The state of the state
My very soul is wedded to it,
and if I were a bird
I would fly about the earth
seeking the successive autumns.
I just spent a week with one of my favorite girls–Ginger, the strawberry blond Aussie Cattle Dog. “Now that’s a proper cattle dog,” as my Dear Friend Margie would say. Ginger and I spent quite a bit of time walking around some of Portland’s grand old neighborhoods–Alameda, Grant Park, Irvington–near where I lived once upon a time.
It was a long time ago. The neighborhoods were beautiful then, and remain so, with elegant, tidy homes stewarded now by a new generation that prizes them as much as we did. Homes that were designed with care and detail, built by solid, caring craftsmen. I felt a stab in the gut when I remembered how full of energy and aspirations we were then, and how young.
At these times, one can only wonder how one could have done things better, with more grace and foresight, and prudence. And one wishes there could have been softer landings. Of course, there are no solutions to such musings. And such is autumn.
The state of the novel
Blackthorn (copyright 2018 Judy Nedry) has ended up right around 85,000 words–the perfect length. I’m still fiddling with the ending before I send out the last batch of pages to my Faithful Early Readers.
The plan now is to release the book after the first of the year. There still is much to be done. I wish I could say more, but for now my lips must remain sealed. (It’s driving me crazy!)
Play season opened with a vengeance in early September, and since that time I’ve attended and reviewed nine plays. It does cut into my other writing. But it would be difficult to live in a vacuum with such wonderful theatre available in the greater Portland area. Plays are so much more than entertainment. They offer a broader picture of the world, teach us things we didn’t know, make us laugh out loud at our own foibles, increase our awareness. At their best, they fulfill their mandate to teach and delight. (To check out some of my recent reviews, click HERE.)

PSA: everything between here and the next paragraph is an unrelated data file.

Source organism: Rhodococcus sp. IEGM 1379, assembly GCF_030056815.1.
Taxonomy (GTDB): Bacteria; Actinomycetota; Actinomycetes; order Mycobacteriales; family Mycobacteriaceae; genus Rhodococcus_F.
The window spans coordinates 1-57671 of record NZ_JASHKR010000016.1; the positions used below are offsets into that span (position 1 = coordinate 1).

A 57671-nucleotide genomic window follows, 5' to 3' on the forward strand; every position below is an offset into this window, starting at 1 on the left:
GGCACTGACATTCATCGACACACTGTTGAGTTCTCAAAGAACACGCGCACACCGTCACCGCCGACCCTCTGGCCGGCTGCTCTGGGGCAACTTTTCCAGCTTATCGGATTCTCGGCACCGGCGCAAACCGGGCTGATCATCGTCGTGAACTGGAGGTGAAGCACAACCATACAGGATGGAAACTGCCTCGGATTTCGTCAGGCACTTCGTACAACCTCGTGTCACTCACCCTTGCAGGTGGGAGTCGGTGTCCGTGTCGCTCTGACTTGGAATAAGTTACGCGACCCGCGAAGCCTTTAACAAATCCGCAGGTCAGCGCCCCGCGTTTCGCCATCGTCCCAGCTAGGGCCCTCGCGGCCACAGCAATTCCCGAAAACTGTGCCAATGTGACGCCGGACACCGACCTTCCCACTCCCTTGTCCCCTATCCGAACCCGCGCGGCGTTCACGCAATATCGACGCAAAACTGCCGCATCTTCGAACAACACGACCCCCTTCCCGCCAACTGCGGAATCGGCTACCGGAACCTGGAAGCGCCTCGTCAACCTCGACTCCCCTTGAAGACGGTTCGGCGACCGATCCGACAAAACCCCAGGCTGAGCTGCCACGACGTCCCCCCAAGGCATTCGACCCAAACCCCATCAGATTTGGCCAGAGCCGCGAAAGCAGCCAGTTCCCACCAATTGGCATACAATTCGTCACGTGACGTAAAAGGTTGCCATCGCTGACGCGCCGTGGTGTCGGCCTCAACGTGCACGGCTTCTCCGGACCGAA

One of the gifts of modern technology is the ability to download books from the library onto a mobile phone and listen to them while in the car, cooking, relaxing, whatever. Normally while driving I listen to news, but it has been too dreadful. Better to spend an hour with the PBS Newshour at night, and otherwise shut out the rest with a good audiobook.
The most pleasant recent audio escape was A Gentleman in Moscow by Amor Towles, an extraordinary novel that has much to teach us about Russia between 1920 and the early 1950s, and can help us deal with life and change in our own times. We read Tara Westover’s Educated for this month’s book group, and it is a truly hair-raising tale. I plan to spend the rest of the evening immersed in Lethal White by Robert Galbraith (aka J.K. Rowling), whose mysteries grow better with each book in this wonderful series.
Onward, dear friends. Go Ducks! Happy Halloween. Don’t forget to vote.
Yes, we certainly were full of aspirations and energy back then. And now we have wisdom and gratitude that our foibles and follies left us with a greater appreciation for the future!
Plays also allow us to look at possibilities for the future, changes that we might make, new horizons that we might seek. They can show us our reality, then stretch it. Or warn us.
Absolutely, Margie. You put into words what I was trying to say when I was writing this! Thanks.